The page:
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12th Mechanized Brigade

The 12th Mechanized Brigade is a deployable brigade of the British Army assigned to the 3rd (UK) Division. It comprises armored, mechanized, and light role troops, making it capable of a wide variety of missions anywhere in the world. The Headquarters, which is based in Bulford, Wiltshire, England commands, controls, force generates and trains units for operations in support of 3rd (UK) Division and the British Army's Land Component.

12th Infantry Brigade was first mobilized for the Boer War in South Africa in 1899, commanded by Major General Clements. Prior to this date the Brigade had existed on paper only. It was custom at this time for brigades to be known by the name of their commander rather than a number and Clements Brigade, as it was subsequently known, consisted of the 2nd Battalion, The Bedfordshire Regiment; the 1st Battalion, The Royal Irish Regiment; 2nd Battalion, The Worcestershire Regiment; and 2nd Battalion, The Wiltshire Regiment. The Brigade went on to win battle honors at Rensburg, Norval's Point, Biddulph's Berg, and Slabbert's Nek. Following the end of the war in South Africa, 12th Infantry Brigade was sent back to England, with the Brigade headquarters located in Plymouth, Devon, England.

At the outbreak of the Great War in 1914, the Brigade consisted of the 1st Battalion, The Lancashire Fusiliers; 2nd Battalion, The Inniskilling Fusiliers; and the 2nd Battalion, The Essex Regiment. The Brigade soon saw action in the Battle of the Marne when the British Expeditionary Force pushed back the advancing Germans. However, the lines of trenches grew stronger over the following months and a stalemate developed, which became 12th Infantry Brigade's existence. By the end of the war, the Brigade had won many battle honors and, after the signing of the Armistice, 12th Infantry Brigade was disbanded in January 1919.

Reactivated for the Second World War, 12th Infantry Brigade embarked for France on 5 October 1939 to bolster the French Army against an expected German attack. At this time the Brigade consisted of the 2nd Battalion, The Royal Fusiliers; 1st Battalion, The Royal Lancashire Regiment; and 6th Battalion, The Black Watch. After fighting a desperate rearguard action, the Brigade withdrew along with the rest of the British Expeditionary Force and was evacuated from the French beaches at Dunkirk on 30 May 1940.

In February 1943, the Brigade was moved to North Africa. The Brigade fought at Oved Zara, Medjez Plain, and Tunis, quickly defeating the German Forces. With North Africa taken care of, 12th Brigade turned its attention to Italy, disembarking at Naples in February 1944 to join the attacking forces around the town of Cassino. The subsequent fall of Cassino allowed the Allied forces to advance North driving the Germans out of Italy. The Brigade moved North, eventually heading for a 'rest and training' period in Greece. After the end of the war, the Brigade was again disbanded in March 1947.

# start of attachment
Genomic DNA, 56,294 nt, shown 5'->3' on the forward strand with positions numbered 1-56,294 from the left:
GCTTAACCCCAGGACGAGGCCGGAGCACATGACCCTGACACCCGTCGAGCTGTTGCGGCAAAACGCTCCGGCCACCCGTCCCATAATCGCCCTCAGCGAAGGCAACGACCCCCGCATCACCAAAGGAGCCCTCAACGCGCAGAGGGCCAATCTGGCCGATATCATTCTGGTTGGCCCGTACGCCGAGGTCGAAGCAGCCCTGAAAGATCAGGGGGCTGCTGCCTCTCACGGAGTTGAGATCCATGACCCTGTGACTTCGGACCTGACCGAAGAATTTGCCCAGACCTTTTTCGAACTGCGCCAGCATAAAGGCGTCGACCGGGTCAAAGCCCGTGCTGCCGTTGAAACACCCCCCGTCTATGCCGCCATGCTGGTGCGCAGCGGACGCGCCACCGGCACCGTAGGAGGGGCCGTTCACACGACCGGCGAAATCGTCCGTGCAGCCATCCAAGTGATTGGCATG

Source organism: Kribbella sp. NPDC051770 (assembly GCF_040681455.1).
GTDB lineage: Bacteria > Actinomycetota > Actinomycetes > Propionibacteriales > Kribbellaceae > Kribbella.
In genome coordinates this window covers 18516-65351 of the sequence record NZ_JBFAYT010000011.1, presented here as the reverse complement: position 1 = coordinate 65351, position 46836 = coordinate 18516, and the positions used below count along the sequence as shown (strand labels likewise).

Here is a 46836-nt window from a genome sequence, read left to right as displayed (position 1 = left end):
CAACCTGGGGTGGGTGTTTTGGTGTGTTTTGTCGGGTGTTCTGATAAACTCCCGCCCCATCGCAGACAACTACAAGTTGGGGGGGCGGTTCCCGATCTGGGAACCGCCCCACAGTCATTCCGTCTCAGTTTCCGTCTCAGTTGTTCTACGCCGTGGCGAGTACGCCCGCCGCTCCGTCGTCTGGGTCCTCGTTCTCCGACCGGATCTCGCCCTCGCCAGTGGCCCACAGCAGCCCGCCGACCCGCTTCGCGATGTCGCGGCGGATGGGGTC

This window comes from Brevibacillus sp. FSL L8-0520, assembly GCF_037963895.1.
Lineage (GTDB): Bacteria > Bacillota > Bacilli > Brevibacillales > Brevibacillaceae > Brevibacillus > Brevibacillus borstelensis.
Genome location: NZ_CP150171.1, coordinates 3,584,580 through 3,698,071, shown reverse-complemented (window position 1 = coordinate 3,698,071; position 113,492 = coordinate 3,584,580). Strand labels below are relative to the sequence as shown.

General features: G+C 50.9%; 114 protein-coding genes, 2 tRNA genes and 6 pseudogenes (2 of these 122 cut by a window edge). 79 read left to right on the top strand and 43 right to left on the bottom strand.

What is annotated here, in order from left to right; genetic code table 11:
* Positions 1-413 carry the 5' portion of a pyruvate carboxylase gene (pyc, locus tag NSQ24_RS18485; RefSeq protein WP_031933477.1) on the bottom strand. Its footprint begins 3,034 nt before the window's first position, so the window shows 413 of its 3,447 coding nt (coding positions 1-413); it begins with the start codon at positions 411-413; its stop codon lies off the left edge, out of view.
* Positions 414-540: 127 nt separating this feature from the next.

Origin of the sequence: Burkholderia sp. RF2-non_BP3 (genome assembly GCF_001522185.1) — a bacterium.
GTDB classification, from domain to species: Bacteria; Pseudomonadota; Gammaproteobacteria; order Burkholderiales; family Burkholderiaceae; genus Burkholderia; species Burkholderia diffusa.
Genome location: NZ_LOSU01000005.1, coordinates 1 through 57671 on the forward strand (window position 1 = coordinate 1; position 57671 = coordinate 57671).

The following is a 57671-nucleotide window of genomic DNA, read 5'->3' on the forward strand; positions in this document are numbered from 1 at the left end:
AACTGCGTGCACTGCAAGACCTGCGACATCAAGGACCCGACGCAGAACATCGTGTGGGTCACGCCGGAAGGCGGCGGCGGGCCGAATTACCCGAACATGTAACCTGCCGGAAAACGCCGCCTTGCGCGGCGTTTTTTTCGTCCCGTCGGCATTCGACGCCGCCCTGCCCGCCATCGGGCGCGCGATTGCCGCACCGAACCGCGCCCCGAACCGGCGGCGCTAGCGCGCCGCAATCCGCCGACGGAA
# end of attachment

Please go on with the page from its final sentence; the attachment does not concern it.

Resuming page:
After reforming in April 1956 as 12th Infantry Brigade, the Brigade spent time in the UK and Germany changing roles several times as an Infantry Brigade Group, a Mechanized Brigade, the Osnabruck Garrison, and Task Force Delta. The last change was the product of the British Army of the Rhine (BAOR) experimenting with a major restructuring towards the end of the 1970s as it reorganized into 4 Divisions, each with 2 task force headquarters. These task forces could command any grouping of units from within their division and were designated sequentially Alpha through Hotel. The decision was made to terminate this change, and the Brigade was retitled as an armored brigade assigned to the 3rd (UK) Armoured Division in January 1981 until its disbandment in 1992, after the "Options for Change" initiative following the collapse of the Soviet Union in 1990 and the dramatic reduction of the BAOR.

The Strategic Defence Review in 1998 saw the reformation of the brigade as 12th Mechanized Brigade. In September 1999, Headquarters 12th Mechanized Brigade formed in Montgomery Lines, Aldershot and deployed to Bosnia for a 6-month tour. On its return from Bosnia, the Brigade completed its formation in August 2000. It deployed in support of Operation Agricola in Kosovo in late 2002 and returned in 2003 to become the first brigade to bring the new Bowman communications system into service.

In 2005, the Brigade deployed to Iraq in support of Operation Telic's rotation 6. The Brigade returned from Iraq in November 2005. Then in the spring of 2007 deployed to Afghanistan in support of Operation Herrick's rotation 6. During its deployment for Operation Herrick's rotation 6, 12th Mechanized Brigade was the first non-specialist Brigade to operate in Helmand Province in Southern Afghanistan.

The 12th Mechanized Brigade deployed to Afghanistan again in April 2012, becoming the lead formation of British forces in Helmand province in support of Operation Herrick's rotation 16, having taken over from 20th Armoured Brigade. For that deployment the Brigade was also joined by the 1st Royal Tank Regiment.




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